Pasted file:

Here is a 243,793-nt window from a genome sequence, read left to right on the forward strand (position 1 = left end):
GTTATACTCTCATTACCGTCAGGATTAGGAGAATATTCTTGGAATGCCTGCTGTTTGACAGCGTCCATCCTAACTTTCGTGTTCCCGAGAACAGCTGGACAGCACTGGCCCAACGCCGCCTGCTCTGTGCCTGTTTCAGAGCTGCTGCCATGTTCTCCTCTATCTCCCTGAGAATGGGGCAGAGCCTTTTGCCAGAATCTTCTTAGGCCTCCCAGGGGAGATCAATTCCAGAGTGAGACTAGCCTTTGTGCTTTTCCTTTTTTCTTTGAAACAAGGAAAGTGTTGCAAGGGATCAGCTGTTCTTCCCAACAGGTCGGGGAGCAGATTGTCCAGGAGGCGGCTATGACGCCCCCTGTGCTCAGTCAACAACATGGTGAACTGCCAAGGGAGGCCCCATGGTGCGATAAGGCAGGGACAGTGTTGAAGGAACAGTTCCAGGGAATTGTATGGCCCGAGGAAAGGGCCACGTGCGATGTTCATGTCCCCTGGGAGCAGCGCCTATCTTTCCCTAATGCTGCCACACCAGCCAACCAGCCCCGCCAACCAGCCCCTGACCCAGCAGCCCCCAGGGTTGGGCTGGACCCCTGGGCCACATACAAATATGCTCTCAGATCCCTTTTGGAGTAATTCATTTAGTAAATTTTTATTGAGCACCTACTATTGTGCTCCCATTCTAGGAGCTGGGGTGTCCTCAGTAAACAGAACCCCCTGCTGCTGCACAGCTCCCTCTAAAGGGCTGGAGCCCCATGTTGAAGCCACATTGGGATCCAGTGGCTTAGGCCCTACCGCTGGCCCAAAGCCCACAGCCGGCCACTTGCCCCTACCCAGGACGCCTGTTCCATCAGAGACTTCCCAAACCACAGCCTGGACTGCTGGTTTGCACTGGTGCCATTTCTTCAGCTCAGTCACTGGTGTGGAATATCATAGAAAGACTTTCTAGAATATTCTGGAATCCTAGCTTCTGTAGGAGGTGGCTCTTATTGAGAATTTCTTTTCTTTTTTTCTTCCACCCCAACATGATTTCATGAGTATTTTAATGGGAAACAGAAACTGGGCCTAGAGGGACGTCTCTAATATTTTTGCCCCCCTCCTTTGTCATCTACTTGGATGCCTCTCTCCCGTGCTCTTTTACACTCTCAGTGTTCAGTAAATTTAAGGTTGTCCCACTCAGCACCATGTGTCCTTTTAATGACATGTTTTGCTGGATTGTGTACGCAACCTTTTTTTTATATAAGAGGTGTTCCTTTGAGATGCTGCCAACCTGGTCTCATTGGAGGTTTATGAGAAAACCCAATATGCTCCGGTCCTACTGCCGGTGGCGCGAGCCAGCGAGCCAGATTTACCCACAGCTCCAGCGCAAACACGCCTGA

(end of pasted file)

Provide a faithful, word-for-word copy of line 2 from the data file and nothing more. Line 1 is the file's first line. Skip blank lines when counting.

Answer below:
GTTATACTCTCATTACCGTCAGGATTAGGAGAATATTCTTGGAATGCCTGCTGTTTGACAGCGTCCATCCTAACTTTCGTGTTCCCGAGAACAGCTGGACAGCACTGGCCCAACGCCGCCTGCTCTGTGCCTGTTTCAGAGCTGCTGCCATGTTCTCCTCTATCTCCCTGAGAATGGGGCAGAGCCTTTTGCCAGAATCTTCTTAGGCCTCCCAGGGGAGATCAATTCCAGAGTGAGACTAGCCTTTGTGCTTTTCCTTTTTTCTTTGAAACAAGGAAAGTGTTGCAAGGGATCAGCTGTTCTTCCCAACAGGTCGGGGAGCAGATTGTCCAGGAGGCGGCTATGACGCCCCCTGTGCTCAGTCAACAACATGGTGAACTGCCAAGGGAGGCCCCATGGTGCGATAAGGCAGGGACAGTGTTGAAGGAACAGTTCCAGGGAATTGTATGGCCCGAGGAAAGGGCCACGTGCGATGTTCATGTCCCCTGGGAGCAGCGCCTATCTTTCCCTAATGCTGCCACACCAGCCAACCAGCCCCGCCAACCAGCCCCTGACCCAGCAGCCCCCAGGGTTGGGCTGGACCCCTGGGCCACATACAAATATGCTCTCAGATCCCTTTTGGAGTAATTCATTTAGTAAATTTTTATTGAGCACCTACTATTGTGCTCCCATTCTAGGAGCTGGGGTGTCCTCAGTAAACAGAACCCCCTGCTGCTGCACAGCTCCCTCTAAAGGGCTGGAGCCCCATGTTGAAGCCACATTGGGATCCAGTGGCTTAGGCCCTACCGCTGGCCCAAAGCCCACAGCCGGCCACTTGCCCCTACCCAGGACGCCTGTTCCATCAGAGACTTCCCAAACCACAGCCTGGACTGCTGGTTTGCACTGGTGCCATTTCTTCAGCTCAGTCACTGGTGTGGAATATCATAGAAAGACTTTCTAGAATATTCTGGAATCCTAGCTTCTGTAGGAGGTGGCTCTTATTGAGAATTTCTTTTCTTTTTTTCTTCCACCCCAACATGATTTCATGAGTATTTTAATGGGAAACAGAAACTGGGCCTAGAGGGACGTCTCTAATATTTTTGCCCCCCTCCTTTGTCATCTACTTGGATGCCTCTCTCCCGTGCTCTTTTACACTCTCAGTGTTCAGTAAATTTAAGGTTGTCCCACTCAGCACCATGTGTCCTTTTAATGACATGTTTTGCTGGATTGTGTACGCAACCTTTTTTTTATATAAGAGGTGTTCCTTTGAGATGCTGCCAACCTGGTCTCATTGGAGGTTTATGAGAAAACCCAATATGCTCCGGTCCTACTGCCGGTGGCGCGAGCCAGCGAGCCAGATTTACCCACAGCTCCAGCGCAAACACGCCTGA